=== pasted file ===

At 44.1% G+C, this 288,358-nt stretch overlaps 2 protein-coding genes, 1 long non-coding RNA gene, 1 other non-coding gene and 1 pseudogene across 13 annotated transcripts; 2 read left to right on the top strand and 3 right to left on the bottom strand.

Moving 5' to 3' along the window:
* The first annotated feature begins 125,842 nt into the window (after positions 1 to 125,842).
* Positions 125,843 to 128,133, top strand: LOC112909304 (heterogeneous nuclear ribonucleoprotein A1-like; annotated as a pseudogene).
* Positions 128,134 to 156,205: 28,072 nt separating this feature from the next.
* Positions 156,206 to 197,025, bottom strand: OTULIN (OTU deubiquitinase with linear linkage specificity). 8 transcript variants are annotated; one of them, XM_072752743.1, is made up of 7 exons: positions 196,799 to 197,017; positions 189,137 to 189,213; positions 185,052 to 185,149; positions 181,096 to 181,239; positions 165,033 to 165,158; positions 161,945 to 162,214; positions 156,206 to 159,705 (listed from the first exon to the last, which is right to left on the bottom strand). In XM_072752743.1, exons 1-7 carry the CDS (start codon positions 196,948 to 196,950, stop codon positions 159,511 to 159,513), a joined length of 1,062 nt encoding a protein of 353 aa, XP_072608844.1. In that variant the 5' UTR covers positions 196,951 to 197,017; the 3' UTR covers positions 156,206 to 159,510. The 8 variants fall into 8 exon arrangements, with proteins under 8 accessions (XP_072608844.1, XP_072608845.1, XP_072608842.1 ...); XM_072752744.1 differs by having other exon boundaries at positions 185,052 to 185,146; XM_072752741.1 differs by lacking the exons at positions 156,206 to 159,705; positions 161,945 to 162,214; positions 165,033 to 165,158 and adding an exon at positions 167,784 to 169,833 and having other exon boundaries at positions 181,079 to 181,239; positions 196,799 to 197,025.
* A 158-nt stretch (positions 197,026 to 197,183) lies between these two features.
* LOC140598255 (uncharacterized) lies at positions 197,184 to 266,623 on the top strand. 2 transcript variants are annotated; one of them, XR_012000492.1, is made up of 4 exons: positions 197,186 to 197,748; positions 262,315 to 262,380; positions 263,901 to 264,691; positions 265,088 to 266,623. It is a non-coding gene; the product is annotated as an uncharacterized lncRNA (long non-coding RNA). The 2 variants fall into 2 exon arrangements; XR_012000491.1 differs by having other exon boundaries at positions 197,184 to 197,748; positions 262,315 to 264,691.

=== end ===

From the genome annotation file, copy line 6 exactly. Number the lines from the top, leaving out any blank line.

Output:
* Positions 156,206 to 197,025, bottom strand: OTULIN (OTU deubiquitinase with linear linkage specificity). 8 transcript variants are annotated; one of them, XM_072752743.1, is made up of 7 exons: positions 196,799 to 197,017; positions 189,137 to 189,213; positions 185,052 to 185,149; positions 181,096 to 181,239; positions 165,033 to 165,158; positions 161,945 to 162,214; positions 156,206 to 159,705 (listed from the first exon to the last, which is right to left on the bottom strand). In XM_072752743.1, exons 1-7 carry the CDS (start codon positions 196,948 to 196,950, stop codon positions 159,511 to 159,513), a joined length of 1,062 nt encoding a protein of 353 aa, XP_072608844.1. In that variant the 5' UTR covers positions 196,951 to 197,017; the 3' UTR covers positions 156,206 to 159,510. The 8 variants fall into 8 exon arrangements, with proteins under 8 accessions (XP_072608844.1, XP_072608845.1, XP_072608842.1 ...); XM_072752744.1 differs by having other exon boundaries at positions 185,052 to 185,146; XM_072752741.1 differs by lacking the exons at positions 156,206 to 159,705; positions 161,945 to 162,214; positions 165,033 to 165,158 and adding an exon at positions 167,784 to 169,833 and having other exon boundaries at positions 181,079 to 181,239; positions 196,799 to 197,025.